Large-cap stocks likely to outperform mid and small-caps

Mid and small-cap stocks have been the darling of equity investors for some years now. But the historic trend and the record high valuation of mid and small-cap stocks suggests that equity investors are now better off switching to large-cap stocks

Karan Deo Sharma
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Large-cap stocks likely to outperform mid and small-caps

Large-cap stocks likely to outperform mid and small-caps

Mid and small-cap stocks in India continue to make new highs even as the large-cap stocks struggle to hold their ground. The BSE Mid-cap index is up 17.2 percent since the start of the current calendar year and is up 70.5 percent since the end of December 2022 according to data from the BSE. Similarly, the BSE Small Cap index is up 12.4 percent since the start of the 2024 calendar year and is up 65.8 percent since the end of the 2022 calendar year. 

In comparison, the large cap-oriented BSE Sensex is up just 2.7 percent year to date in the 2024 calendar and has gained 22 percent since the end of the 2022 calendar year. In other words, the mid-cap and small-cap indexes have given nearly 3X the returns of the large-cap stocks.

This is unprecedented given the companies in all three segments operate in the same and are equally affected by the changes in the country's macroeconomics. It’s not that if there is a growth and an earnings slowdown in the economy then mid and small-cap stocks would remain unaffected while large-cap stocks would bear the brunt of it.

If history is any guide, then economic and financial turbulence has a greater impact on small and mid-size firms than their larger counterparts.

The one-way rally in mid and small-cap stocks has led to a sharp rise in the equity valuation of smaller firms and they are trading at a premium to large-cap stocks, which is a surprise. Large-cap stocks have traditionally commanded a valuation premium due to factors like their industry leadership, a bigger and superior balance sheet and the ability to raise capital at a lower cost than smaller firms. The valuation premium of mid and small-cap stocks has turned this argument on its head which doesn't seem plausible.

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The scenario

The 30 large-cap stocks that are part of BSE Sensex are currently trading at a trailing price-to-earnings multiple of 23.8X and a price-to-book value ratio of 3.56X. In comparison, the BSE Mid-cap index is trading at a trailing P/E of 30.7X and a price-to-book value ratio of 3.9X. Similarly, the BSE Small Cap Index is trading at a trailing P/E of 33.5X and a price-to-book value of 3.6X.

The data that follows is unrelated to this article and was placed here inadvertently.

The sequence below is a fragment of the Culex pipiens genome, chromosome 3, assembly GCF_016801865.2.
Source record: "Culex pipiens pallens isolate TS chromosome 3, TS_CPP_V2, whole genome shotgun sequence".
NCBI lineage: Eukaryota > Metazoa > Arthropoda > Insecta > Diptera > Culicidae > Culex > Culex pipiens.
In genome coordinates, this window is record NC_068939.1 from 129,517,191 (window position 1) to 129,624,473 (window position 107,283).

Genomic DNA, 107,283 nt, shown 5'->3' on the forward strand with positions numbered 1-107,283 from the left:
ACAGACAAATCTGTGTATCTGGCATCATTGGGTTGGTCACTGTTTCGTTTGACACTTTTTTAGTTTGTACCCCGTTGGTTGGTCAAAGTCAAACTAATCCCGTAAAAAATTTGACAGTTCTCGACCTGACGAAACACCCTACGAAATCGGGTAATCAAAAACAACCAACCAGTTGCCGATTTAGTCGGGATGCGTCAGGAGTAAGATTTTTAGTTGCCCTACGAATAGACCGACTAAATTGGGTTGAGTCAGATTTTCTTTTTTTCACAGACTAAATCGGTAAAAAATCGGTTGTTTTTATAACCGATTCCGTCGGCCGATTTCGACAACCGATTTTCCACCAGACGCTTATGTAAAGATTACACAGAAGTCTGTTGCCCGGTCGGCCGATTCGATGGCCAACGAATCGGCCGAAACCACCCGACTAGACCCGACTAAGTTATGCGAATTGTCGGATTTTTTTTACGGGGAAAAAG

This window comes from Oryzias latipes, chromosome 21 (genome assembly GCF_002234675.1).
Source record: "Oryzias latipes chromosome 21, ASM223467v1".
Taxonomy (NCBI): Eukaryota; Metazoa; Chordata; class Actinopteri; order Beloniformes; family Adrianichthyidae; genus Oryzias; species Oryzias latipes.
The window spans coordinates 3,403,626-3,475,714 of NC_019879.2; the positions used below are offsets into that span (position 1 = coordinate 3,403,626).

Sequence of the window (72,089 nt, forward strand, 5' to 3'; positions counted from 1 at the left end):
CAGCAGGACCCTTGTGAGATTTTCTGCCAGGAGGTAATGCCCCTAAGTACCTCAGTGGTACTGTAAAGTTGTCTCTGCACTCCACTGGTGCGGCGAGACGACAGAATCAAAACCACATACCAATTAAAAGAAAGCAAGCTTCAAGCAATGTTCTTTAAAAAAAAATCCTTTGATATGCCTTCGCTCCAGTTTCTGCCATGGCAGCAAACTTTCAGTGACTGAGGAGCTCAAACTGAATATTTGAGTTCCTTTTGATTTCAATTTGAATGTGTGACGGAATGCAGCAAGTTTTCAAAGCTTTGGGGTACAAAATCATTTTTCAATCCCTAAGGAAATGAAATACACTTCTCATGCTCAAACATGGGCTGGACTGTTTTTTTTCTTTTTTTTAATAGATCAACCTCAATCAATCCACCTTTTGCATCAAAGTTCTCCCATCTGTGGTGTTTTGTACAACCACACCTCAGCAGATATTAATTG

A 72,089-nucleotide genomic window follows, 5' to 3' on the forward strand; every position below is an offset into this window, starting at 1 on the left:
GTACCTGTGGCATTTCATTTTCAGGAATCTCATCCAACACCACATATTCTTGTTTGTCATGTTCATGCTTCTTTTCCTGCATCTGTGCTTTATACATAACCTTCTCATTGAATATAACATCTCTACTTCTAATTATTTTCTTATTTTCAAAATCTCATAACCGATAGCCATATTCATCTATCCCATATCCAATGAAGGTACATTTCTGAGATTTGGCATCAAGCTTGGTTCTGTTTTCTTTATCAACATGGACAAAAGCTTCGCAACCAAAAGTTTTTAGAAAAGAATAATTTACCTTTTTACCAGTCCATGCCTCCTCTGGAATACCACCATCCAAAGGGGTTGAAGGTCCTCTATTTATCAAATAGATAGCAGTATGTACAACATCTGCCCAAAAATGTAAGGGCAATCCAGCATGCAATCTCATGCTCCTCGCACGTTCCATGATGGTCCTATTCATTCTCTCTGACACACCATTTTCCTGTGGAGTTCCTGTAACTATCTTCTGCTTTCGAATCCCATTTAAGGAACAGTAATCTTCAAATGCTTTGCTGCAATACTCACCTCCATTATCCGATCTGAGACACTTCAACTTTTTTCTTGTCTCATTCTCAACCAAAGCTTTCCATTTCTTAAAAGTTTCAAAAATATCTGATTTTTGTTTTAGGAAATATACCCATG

Also Read: Five mid and small-cap stocks trading at a deep discount right now

In other words, mid-cap stocks are trading at a 29 percent valuation premium to large caps while small-cap stocks are trading at a valuation premium of 40 percent. This is not sustainable and will see a reversal sooner rather than later. This can be justified only if mid and small-cap stocks could grow their revenue and profits at a faster pace than large-cap companies. But there is no evidence to support this.

If anything, the earnings growth for smaller companies is far more volatile and uncertain than for bigger companies.

Lastly, these three broad segments of the Indian equity market follow a cycle and the out-performance of large-cap stocks is followed by a better show by mid and small-cap stocks after a gap of a few quarters. As the valuation in mid and small-cap stocks get stretched, they begin to underperform and large-cap stocks become rally leaders. And this cycle starts once again. In stock market parlance it is also called segment rotation. (See the chart below)

Large-cap Index Vs Mid-Cap and Small Cap Index. Pic: 30Stades

The historical data suggests that over the long term, they average out and there is no big difference in the returns delivered by large-cap, mid and small-cap stocks. For example, in the last 20 years, BSE Sensex is up 1106 percent compared to a 1315 percent rise in the BSE Mid-cap index and an 1150 percent rally in the BSE Small Cap index. 

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However, when we adjust these headline long-term returns with volatility (or downside risk) in these three indices and add the dividend income, then the Sensex or large-cap stocks have delivered better risk-adjusted returns than mid and small-cap stocks. 

The Sensex companies’ dividend current yield at 1.25 percent is 36 percent higher than the mid-cap index dividend yield (0.92%) and 92 percent higher than the small-cap dividend yield (0.65%).

Many analysts and market experts believe that Dalal Street is now ripe for the next cycle of stock rotation which will largely benefit large-cap stocks. Investors can benefit from this cycle by either investing in large-cap stock directly or they can invest in large-cap-oriented diversified equity funds. Another winner could be the index funds that track the Sensex, Nifty 50 or Nifty100 index. The best investment strategy would be to invest in high-quality large-cap funds that have underperformed by a big margin in the last one year.

(Disclaimer: This article is for information purposes only. Readers are advised to consult a certified financial advisor before making an investment in any of the funds or securities mentioned above.)

(Karan Deo Sharma is a Mumbai-based finance and equity markets specialist). 

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